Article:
Responsible homosexuals would join Paul in condemning anyone who uses children for sex, just as we would join anyone else in condemning the threatened gang rape in Sodom or the behavior of the sex-crazed priests and priestesses in Rome. So, once again, I am convinced that this passage says a lot about God, but nothing about homosexuality as we understand it today.
To continue our exploration of Romans 1… here is a video teaching from Lewis Smedes. A lot of the same material we have already covered, but in video format.
Definitely worth watching:
Here is some great teaching on Romans 1 and its implications to our discussion. This comes from Lewis Smedes. Dr. Smedes was a well-respected theologian, psychologist and pastor who taught at Fuller Theological Seminary.
LIKE THE WIDENESS OF THE SEA?
Lewis B. Smedes
I remember the first time that I watched the General Synod of my (Christian Reformed) church in action. The Synod met back then (late 1940’s) in the reading room of the old Calvin College library and, since there was no separate gallery for visitors, some of us got to nestle close enough to the delegates to make us feel as if we were right there in the dugout with the real players. The delegates, as they looked to me, were, most of them, old, all of them male, dark suited, and with such solemn demeanors they gave me the impression that they might that day be sealing the spiritual future of the world-wide Church. I was brand new to churchly deliberations then and when I now try to recall my feelings, the word “awe” does not feel to me like a huge exaggeration. But, then, this was no ordinary Synod.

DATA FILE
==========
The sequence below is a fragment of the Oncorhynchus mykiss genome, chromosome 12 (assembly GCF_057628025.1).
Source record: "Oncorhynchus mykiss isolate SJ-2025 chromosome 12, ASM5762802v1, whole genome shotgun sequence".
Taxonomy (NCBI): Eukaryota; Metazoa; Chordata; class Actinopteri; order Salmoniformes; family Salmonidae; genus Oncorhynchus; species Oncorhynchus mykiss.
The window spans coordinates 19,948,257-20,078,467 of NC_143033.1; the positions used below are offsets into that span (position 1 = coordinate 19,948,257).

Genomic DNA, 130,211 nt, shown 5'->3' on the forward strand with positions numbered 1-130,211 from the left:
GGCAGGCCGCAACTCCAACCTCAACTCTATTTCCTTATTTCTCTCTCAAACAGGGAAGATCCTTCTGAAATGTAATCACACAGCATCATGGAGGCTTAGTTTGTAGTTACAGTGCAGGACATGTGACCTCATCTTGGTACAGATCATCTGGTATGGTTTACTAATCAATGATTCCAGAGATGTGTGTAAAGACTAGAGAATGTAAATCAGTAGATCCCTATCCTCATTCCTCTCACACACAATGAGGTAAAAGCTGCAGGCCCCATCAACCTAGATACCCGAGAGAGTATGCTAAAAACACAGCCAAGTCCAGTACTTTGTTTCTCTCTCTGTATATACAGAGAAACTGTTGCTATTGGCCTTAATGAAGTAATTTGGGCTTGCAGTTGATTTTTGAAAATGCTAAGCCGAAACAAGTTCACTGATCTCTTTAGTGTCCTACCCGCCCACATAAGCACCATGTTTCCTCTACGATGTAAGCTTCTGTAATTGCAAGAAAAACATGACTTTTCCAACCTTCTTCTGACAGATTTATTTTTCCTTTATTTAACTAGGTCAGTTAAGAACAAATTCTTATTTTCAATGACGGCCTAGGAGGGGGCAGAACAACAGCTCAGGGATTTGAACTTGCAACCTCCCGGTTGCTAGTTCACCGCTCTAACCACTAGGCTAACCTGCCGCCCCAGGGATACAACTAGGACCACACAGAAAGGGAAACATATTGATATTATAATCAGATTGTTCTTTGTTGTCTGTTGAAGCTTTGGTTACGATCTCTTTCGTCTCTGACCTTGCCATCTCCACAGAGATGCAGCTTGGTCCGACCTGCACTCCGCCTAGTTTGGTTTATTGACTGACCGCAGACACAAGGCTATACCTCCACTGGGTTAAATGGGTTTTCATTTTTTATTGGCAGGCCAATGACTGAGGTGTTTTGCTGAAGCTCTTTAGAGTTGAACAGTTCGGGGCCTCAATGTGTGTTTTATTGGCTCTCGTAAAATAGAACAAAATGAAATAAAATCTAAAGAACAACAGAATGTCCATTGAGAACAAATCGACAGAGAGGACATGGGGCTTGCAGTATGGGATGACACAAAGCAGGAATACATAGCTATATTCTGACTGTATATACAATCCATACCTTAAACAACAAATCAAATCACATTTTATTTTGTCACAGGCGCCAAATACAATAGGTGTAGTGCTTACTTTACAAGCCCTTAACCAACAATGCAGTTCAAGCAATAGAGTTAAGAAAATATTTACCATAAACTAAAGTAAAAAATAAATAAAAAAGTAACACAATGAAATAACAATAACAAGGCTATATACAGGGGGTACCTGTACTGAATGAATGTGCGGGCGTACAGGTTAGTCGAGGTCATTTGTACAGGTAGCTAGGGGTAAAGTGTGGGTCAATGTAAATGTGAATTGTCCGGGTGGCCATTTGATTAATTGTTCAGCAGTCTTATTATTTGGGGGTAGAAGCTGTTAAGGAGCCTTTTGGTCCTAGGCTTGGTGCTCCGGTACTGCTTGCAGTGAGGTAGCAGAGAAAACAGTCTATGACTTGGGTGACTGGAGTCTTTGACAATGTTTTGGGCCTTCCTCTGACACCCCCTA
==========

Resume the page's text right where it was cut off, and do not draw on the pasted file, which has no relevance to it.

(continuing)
On the table that day was the church’s long standing policy of excluding a certain class of Christian people from its inner circle. These were people who confessed their love for God and their faith in Jesus as their Savior and lived exemplary Christian lives in every way. Except one. And that one exception was serious enough to disqualify them for membership. It had to do with their marriages. They had been married once, then divorced, married again to someone else, and were committed to keeping their covenant with each other this time. That was the rub. Odd as it may have seemed to an outsider, precisely because these people stayed faithful to their marriages, they were, in the church’s eyes, implicitly committed to sin and for that reason alone were excluded from the circle of grace.
The church believed that by excluding them it was simply obeying the word of the Lord. For the Lord had said, in terms that seemed as clear as mineral water, that people who stayed married to anyone other than their first spouse (if, to be sure, he or she were still living) were devoted to a life of continuous adultery.